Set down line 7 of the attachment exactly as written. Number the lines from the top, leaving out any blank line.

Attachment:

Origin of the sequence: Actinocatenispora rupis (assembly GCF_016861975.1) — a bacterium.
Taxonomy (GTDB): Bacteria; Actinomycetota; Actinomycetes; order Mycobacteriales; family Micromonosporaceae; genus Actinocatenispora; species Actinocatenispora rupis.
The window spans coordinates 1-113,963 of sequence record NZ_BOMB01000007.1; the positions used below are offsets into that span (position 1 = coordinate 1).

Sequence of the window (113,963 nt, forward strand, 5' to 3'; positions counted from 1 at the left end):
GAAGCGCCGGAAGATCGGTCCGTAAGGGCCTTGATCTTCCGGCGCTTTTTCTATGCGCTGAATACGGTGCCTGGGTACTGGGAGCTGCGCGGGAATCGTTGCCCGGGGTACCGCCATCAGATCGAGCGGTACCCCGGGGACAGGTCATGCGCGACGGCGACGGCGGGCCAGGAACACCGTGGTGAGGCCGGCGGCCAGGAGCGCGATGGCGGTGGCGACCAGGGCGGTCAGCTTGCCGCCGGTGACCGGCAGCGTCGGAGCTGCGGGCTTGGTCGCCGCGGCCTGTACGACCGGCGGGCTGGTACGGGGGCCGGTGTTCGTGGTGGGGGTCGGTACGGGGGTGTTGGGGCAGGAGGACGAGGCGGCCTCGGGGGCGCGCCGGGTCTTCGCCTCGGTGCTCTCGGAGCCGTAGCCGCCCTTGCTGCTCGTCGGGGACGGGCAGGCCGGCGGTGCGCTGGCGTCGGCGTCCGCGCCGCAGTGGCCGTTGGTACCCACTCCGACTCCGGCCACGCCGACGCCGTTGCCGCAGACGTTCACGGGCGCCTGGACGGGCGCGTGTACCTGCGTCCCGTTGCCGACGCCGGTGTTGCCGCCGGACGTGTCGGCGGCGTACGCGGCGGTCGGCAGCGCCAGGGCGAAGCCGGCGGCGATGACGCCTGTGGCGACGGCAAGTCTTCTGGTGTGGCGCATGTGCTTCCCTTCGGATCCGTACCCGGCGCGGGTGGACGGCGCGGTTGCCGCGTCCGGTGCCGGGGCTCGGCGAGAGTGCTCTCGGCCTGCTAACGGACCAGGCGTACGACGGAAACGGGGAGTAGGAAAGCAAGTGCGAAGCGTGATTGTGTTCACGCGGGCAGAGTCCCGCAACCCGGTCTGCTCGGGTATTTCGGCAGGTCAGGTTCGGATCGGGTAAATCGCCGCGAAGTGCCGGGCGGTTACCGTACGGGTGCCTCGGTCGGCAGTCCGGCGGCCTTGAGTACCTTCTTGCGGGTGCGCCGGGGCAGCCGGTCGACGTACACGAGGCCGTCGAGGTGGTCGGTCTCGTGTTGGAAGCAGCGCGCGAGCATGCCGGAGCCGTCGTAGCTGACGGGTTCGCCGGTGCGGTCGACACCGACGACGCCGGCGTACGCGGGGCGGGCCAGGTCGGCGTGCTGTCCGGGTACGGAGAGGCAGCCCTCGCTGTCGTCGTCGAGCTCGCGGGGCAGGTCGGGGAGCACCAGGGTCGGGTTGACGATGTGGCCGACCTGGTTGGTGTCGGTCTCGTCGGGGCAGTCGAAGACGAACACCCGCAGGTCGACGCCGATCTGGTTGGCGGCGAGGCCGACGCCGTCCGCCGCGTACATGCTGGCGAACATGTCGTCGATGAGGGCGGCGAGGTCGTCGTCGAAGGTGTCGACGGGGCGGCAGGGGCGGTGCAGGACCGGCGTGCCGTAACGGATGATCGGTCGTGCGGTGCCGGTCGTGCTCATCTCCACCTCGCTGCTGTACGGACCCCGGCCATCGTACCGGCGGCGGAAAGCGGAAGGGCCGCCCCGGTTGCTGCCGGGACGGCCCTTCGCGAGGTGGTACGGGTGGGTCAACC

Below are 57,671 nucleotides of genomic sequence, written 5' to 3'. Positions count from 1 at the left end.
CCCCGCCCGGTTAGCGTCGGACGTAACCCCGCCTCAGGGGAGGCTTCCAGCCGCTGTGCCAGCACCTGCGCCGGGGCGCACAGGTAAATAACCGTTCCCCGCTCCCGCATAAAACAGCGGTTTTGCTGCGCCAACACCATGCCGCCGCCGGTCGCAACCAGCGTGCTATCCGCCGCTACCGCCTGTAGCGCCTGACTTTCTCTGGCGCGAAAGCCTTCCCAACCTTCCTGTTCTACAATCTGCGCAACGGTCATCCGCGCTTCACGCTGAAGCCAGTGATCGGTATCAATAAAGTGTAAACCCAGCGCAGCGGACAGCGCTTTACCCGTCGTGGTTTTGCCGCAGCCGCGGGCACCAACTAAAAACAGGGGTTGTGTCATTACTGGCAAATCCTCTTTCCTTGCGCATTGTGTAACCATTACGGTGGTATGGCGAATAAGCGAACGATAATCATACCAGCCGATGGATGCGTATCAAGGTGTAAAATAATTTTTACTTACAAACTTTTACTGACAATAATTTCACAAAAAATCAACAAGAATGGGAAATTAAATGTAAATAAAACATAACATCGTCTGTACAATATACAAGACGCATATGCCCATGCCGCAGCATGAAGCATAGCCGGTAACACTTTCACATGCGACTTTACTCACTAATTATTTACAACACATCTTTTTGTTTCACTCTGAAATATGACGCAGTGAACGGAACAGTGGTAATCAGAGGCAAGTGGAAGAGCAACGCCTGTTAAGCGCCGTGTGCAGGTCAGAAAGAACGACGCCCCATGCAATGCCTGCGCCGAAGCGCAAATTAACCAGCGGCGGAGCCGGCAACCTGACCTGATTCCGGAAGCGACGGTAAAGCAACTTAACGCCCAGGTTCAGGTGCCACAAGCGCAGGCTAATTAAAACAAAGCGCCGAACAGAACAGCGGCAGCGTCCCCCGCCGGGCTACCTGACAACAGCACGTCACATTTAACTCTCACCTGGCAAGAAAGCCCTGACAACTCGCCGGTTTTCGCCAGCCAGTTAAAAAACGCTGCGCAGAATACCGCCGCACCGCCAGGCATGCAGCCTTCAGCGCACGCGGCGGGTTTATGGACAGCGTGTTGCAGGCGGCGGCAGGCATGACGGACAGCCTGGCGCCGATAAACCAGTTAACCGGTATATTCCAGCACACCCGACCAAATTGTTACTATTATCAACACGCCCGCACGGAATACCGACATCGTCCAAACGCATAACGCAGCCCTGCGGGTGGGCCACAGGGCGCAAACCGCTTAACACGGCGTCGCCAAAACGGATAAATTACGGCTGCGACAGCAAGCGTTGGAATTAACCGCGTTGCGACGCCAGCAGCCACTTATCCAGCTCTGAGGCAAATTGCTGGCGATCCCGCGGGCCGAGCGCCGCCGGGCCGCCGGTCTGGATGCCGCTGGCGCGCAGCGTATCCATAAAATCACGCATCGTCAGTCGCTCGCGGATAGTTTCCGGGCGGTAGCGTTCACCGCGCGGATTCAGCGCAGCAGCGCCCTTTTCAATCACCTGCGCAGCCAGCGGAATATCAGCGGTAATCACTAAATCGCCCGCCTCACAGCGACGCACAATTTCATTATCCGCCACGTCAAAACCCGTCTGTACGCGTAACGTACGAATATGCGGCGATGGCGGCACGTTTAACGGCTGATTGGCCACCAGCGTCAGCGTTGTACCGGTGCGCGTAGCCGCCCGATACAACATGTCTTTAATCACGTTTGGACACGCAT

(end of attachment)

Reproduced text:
CCCCGCCCGGTTAGCGTCGGACGTAACCCCGCCTCAGGGGAGGCTTCCAGCCGCTGTGCCAGCACCTGCGCCGGGGCGCACAGGTAAATAACCGTTCCCCGCTCCCGCATAAAACAGCGGTTTTGCTGCGCCAACACCATGCCGCCGCCGGTCGCAACCAGCGTGCTATCCGCCGCTACCGCCTGTAGCGCCTGACTTTCTCTGGCGCGAAAGCCTTCCCAACCTTCCTGTTCTACAATCTGCGCAACGGTCATCCGCGCTTCACGCTGAAGCCAGTGATCGGTATCAATAAAGTGTAAACCCAGCGCAGCGGACAGCGCTTTACCCGTCGTGGTTTTGCCGCAGCCGCGGGCACCAACTAAAAACAGGGGTTGTGTCATTACTGGCAAATCCTCTTTCCTTGCGCATTGTGTAACCATTACGGTGGTATGGCGAATAAGCGAACGATAATCATACCAGCCGATGGATGCGTATCAAGGTGTAAAATAATTTTTACTTACAAACTTTTACTGACAATAATTTCACAAAAAATCAACAAGAATGGGAAATTAAATGTAAATAAAACATAACATCGTCTGTACAATATACAAGACGCATATGCCCATGCCGCAGCATGAAGCATAGCCGGTAACACTTTCACATGCGACTTTACTCACTAATTATTTACAACACATCTTTTTGTTTCACTCTGAAATATGACGCAGTGAACGGAACAGTGGTAATCAGAGGCAAGTGGAAGAGCAACGCCTGTTAAGCGCCGTGTGCAGGTCAGAAAGAACGACGCCCCATGCAATGCCTGCGCCGAAGCGCAAATTAACCAGCGGCGGAGCCGGCAACCTGACCTGATTCCGGAAGCGACGGTAAAGCAACTTAACGCCCAGGTTCAGGTGCCACAAGCGCAGGCTAATTAAAACAAAGCGCCGAACAGAACAGCGGCAGCGTCCCCCGCCGGGCTACCTGACAACAGCACGTCACATTTAACTCTCACCTGGCAAGAAAGCCCTGACAACTCGCCGGTTTTCGCCAGCCAGTTAAAAAACGCTGCGCAGAATACCGCCGCACCGCCAGGCATGCAGCCTTCAGCGCACGCGGCGGGTTTATGGACAGCGTGTTGCAGGCGGCGGCAGGCATGACGGACAGCCTGGCGCCGATAAACCAGTTAACCGGTATATTCCAGCACACCCGACCAAATTGTTACTATTATCAACACGCCCGCACGGAATACCGACATCGTCCAAACGCATAACGCAGCCCTGCGGGTGGGCCACAGGGCGCAAACCGCTTAACACGGCGTCGCCAAAACGGATAAATTACGGCTGCGACAGCAAGCGTTGGAATTAACCGCGTTGCGACGCCAGCAGCCACTTATCCAGCTCTGAGGCAAATTGCTGGCGATCCCGCGGGCCGAGCGCCGCCGGGCCGCCGGTCTGGATGCCGCTGGCGCGCAGCGTATCCATAAAATCACGCATCGTCAGTCGCTCGCGGATAGTTTCCGGGCGGTAGCGTTCACCGCGCGGATTCAGCGCAGCAGCGCCCTTTTCAATCACCTGCGCAGCCAGCGGAATATCAGCGGTAATCACTAAATCGCCCGCCTCACAGCGACGCACAATTTCATTATCCGCCACGTCAAAACCCGTCTGTACGCGTAACGTACGAATATGCGGCGATGGCGGCACGTTTAACGGCTGATTGGCCACCAGCGTCAGCGTTGTACCGGTGCGCGTAGCCGCCCGATACAACATGTCTTTAATCACGTTTGGACACGCAT